Think Smartgrids: It’s all about the data

A French smartgrids association stressed the importance of data at CIRED this week.
Published: Fri 07 Jun 2019

Collecting and managing good quality data is a top priority for system operators working on smartgrid projects, some of which were presented during a side event at CIRED hosted by the Think Smartgrids Association.

“When you talk about smartgrid one word always comes up – it’s data,” said AI software company DCBrain co-founder Benjamin de Buttet.

European operators are well advanced, according to a survey of TSOs, DSOs, suppliers and others on their progress with data integration carried out by a data working group set up by Think Smartgrids. Every operator interviewed has applied proof of concept using data but only two thirds have industrialised data use, he said. A drastic change in IT architecture will be required to handle the dramatically increased volume of data and utilities are struggling to keep up with the very fast pace of digitalisation. It is difficult to transition from proof of concept (POC) to production – a recent Gartner study found that through 2022, only 20% of analytic insights will deliver business outcomes. (see: Predicts 2019: Analytics and BI Strategy)

Skills gap

And while utilities have embarked on their data revolution journeys, very few have started changing behaviour and few have a chief data officer. There is a shortage of data scientists with the right domain skills. Investment in this area will pay off by producing good quality information, de Buttet said. “The cost of maintaining good data is far less than fixing it.”

One of the pain points is the lack of a clear return on investment, as it may not always be the utility themselves who reaps the benefits of smart grid development.

Spanish utilities have a head start, as the country already has 100% smart meters installed. This will empower the consumer by making tariff calculations more efficient and allow them to compare consumption with neighbours. Many are saving up to €60/yr, said Ana Mozos Martinez, head of digital technologies at IDE, the new brand name for Iberdrola Distribucion.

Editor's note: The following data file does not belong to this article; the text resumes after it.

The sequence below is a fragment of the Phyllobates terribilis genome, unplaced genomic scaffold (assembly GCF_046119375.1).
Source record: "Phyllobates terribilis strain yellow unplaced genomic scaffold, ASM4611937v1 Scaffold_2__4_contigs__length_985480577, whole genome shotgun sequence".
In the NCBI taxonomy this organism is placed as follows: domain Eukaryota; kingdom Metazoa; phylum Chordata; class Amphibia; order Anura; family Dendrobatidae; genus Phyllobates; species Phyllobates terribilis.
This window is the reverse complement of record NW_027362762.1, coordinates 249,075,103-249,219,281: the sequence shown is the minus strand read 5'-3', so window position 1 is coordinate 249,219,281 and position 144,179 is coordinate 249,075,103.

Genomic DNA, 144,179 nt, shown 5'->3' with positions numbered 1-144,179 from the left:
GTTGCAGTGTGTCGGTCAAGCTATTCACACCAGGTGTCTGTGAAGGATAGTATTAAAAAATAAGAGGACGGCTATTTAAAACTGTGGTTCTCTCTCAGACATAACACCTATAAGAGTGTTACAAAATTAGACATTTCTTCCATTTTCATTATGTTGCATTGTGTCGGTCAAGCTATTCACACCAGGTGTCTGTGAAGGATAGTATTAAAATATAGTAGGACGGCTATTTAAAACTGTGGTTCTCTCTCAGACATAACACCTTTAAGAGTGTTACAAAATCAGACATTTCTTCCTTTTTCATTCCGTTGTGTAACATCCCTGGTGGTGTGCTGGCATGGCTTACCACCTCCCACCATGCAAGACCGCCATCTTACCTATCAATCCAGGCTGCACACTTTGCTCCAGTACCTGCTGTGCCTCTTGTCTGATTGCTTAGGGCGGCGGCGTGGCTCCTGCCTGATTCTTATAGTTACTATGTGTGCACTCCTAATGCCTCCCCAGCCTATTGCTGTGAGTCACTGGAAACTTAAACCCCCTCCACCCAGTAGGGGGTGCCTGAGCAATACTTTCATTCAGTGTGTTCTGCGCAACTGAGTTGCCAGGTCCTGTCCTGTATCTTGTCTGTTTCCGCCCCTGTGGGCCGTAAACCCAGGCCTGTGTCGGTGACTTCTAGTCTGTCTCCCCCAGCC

Further, because utilities have better information on customer load, they are able to plan their capacity more accurately, she added. IDE has gone further than simply complying with the 100% smart meter target and has introduced power control, remote connection and automation to the low and medium voltage network as part of its €2 billion STAR Project (Remote Network Management and Automation System), where nearly 11 million digital meters have been installed and provide remote management and automation capabilities to 90,000 transformation centres.

Culture shift

This “culture of continuous innovation” means that grid problems can be identified more quickly, operational improvements have led to a 13% reduction in losses, fewer invoicing claims are made, and fraud detection has improved, Martinez said. “The main message is that the digitalisation of the distribution networks plays an essential role in the whole energy transition landscape.”

The Horizon 2020 project Merlon has come across challenges with how data is shared since it started in January, as well as interoperability and quality issues, said Luc Richaud, Business Developer at smart meter data start-up Odit-e. The €7.5 million project aims to create a sustainable ecosystem with high concentration of distributed renewable energy sources. The Merlon solutions and the integrated optimization framework will initially be tested in pilot sites in Austria and France. A key challenge is how to involve consumers, who have tended to be passive energy users but now have the opportunity to become more engaged.

Another research project presented at the event is an automated microgrid connecting 200 households on an island in Singapore with 100kW installed capacity and 10kWh of storage. A team from EDF, Enedis and the Nanyang Technological University, Singapore launched the MASERA microgrid project (Microgrid for Affordable and Sustainable Electricity in Remote Areas) with the aim of demonstrating automation, as it will be remotely controlled from France. In order to keep investment as low as possible while integrating renewables, it will use flexibility systems, smart metering, a lithium-Ion storage system and a Zinc-Air battery, vehicle-to-grid platform and Nissan Leaf electric vehicle.

Think Smartgrids will publish an R&D roadmap later this year. Its data working group report can be found here: